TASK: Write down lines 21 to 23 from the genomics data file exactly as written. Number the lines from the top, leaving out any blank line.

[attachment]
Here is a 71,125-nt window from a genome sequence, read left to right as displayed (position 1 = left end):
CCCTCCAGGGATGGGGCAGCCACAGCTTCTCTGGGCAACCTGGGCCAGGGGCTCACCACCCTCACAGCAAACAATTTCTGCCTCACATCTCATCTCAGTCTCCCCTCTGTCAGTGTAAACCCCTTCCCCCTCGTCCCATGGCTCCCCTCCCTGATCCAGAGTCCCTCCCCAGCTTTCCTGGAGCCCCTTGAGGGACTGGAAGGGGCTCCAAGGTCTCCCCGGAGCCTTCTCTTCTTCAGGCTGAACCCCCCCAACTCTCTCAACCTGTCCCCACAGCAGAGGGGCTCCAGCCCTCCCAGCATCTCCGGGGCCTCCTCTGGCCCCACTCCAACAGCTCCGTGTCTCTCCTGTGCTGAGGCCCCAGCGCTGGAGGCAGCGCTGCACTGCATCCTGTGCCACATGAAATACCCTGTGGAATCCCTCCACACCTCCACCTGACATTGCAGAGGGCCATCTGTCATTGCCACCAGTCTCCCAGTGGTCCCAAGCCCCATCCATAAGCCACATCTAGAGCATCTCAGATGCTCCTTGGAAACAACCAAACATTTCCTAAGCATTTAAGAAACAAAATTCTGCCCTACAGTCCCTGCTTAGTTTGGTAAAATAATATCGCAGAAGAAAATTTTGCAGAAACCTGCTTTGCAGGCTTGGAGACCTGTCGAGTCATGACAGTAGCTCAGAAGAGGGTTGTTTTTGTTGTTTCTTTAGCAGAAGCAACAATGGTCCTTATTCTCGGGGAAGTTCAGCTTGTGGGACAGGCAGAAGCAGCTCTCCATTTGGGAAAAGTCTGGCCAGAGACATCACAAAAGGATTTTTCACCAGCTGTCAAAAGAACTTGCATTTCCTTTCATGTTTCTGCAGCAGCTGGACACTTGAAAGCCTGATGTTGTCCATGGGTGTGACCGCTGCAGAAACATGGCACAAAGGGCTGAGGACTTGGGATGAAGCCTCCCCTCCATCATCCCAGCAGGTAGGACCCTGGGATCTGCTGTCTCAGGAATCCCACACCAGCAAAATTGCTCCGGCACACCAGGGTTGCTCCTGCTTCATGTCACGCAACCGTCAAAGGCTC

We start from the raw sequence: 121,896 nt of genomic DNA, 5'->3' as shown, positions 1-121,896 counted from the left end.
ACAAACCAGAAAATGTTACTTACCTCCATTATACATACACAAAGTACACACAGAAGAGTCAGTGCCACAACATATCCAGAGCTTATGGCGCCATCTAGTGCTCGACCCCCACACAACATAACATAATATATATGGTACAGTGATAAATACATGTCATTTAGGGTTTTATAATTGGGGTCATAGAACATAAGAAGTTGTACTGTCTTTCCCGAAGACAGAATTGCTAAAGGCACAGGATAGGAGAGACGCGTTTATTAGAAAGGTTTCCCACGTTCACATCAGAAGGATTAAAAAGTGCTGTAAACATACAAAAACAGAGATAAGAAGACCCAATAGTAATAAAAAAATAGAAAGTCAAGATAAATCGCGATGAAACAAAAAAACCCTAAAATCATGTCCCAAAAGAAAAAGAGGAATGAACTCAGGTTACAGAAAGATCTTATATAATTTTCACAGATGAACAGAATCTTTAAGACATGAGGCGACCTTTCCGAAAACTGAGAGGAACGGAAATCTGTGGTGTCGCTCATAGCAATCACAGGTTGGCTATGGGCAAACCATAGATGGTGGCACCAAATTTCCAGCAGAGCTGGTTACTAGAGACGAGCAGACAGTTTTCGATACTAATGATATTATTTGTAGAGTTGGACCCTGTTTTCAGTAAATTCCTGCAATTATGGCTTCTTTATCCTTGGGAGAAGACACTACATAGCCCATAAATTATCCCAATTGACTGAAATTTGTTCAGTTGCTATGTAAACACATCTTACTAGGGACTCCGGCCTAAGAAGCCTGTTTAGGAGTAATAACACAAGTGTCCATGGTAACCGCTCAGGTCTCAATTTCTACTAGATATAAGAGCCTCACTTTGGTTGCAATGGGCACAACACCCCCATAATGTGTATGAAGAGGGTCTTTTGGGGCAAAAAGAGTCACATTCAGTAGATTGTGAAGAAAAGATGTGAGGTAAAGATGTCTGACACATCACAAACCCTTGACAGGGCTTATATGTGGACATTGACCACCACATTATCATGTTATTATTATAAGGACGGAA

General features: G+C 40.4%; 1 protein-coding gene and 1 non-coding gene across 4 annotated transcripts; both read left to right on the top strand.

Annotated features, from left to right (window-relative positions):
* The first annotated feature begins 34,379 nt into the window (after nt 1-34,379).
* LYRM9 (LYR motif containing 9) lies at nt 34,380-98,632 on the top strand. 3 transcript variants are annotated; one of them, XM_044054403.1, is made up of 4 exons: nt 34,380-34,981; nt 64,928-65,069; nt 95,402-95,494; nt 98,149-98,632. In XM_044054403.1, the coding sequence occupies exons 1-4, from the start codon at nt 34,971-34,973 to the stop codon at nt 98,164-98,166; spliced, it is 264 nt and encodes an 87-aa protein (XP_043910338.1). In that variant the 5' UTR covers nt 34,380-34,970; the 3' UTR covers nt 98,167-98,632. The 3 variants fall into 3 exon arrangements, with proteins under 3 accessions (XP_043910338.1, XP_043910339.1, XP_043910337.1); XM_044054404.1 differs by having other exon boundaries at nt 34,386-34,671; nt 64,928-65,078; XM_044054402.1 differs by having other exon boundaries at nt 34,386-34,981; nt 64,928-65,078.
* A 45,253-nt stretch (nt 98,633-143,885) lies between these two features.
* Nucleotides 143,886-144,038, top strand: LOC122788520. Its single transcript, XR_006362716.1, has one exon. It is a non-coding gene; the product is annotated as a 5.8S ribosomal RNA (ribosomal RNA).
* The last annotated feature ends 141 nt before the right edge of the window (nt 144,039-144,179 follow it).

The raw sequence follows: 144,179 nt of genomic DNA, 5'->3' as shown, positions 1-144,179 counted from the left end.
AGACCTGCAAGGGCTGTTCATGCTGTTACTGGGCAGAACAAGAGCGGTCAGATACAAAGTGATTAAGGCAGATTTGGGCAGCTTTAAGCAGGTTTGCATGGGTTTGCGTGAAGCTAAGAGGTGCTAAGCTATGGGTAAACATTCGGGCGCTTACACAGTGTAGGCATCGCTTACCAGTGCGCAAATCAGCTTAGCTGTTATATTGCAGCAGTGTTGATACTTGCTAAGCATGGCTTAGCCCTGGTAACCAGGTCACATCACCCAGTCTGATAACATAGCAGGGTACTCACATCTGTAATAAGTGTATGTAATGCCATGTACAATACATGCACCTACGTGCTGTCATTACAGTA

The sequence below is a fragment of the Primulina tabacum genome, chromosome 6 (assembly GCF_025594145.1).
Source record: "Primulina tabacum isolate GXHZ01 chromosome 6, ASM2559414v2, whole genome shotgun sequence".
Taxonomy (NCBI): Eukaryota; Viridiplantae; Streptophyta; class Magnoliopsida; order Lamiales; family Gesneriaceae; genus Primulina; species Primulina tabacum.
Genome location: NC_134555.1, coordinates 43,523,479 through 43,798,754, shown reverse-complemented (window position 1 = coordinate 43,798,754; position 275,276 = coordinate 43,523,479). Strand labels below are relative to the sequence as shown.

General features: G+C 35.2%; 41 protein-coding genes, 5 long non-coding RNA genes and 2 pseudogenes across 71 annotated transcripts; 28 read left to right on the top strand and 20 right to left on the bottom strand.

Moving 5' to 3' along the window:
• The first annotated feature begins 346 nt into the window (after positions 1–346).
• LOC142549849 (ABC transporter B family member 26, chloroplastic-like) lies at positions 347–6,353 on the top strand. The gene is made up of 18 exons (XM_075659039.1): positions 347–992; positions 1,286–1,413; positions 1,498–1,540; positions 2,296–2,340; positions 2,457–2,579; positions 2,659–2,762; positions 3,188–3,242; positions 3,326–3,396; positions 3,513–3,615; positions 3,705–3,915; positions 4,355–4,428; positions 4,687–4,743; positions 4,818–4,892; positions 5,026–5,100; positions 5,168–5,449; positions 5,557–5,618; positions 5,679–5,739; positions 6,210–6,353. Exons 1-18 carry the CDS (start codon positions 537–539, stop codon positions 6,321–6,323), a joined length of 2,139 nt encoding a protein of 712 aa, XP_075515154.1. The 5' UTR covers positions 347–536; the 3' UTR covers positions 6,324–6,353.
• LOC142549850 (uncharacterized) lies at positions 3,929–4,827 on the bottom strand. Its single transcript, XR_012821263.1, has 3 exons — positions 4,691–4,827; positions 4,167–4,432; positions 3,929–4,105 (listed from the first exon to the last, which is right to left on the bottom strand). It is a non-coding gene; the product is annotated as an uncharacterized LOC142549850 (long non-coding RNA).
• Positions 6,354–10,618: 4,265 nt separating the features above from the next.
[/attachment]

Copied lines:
• LOC142549849 (ABC transporter B family member 26, chloroplastic-like) lies at positions 347–6,353 on the top strand. The gene is made up of 18 exons (XM_075659039.1): positions 347–992; positions 1,286–1,413; positions 1,498–1,540; positions 2,296–2,340; positions 2,457–2,579; positions 2,659–2,762; positions 3,188–3,242; positions 3,326–3,396; positions 3,513–3,615; positions 3,705–3,915; positions 4,355–4,428; positions 4,687–4,743; positions 4,818–4,892; positions 5,026–5,100; positions 5,168–5,449; positions 5,557–5,618; positions 5,679–5,739; positions 6,210–6,353. Exons 1-18 carry the CDS (start codon positions 537–539, stop codon positions 6,321–6,323), a joined length of 2,139 nt encoding a protein of 712 aa, XP_075515154.1. The 5' UTR covers positions 347–536; the 3' UTR covers positions 6,324–6,353.
• LOC142549850 (uncharacterized) lies at positions 3,929–4,827 on the bottom strand. Its single transcript, XR_012821263.1, has 3 exons — positions 4,691–4,827; positions 4,167–4,432; positions 3,929–4,105 (listed from the first exon to the last, which is right to left on the bottom strand). It is a non-coding gene; the product is annotated as an uncharacterized LOC142549850 (long non-coding RNA).
• Positions 6,354–10,618: 4,265 nt separating the features above from the next.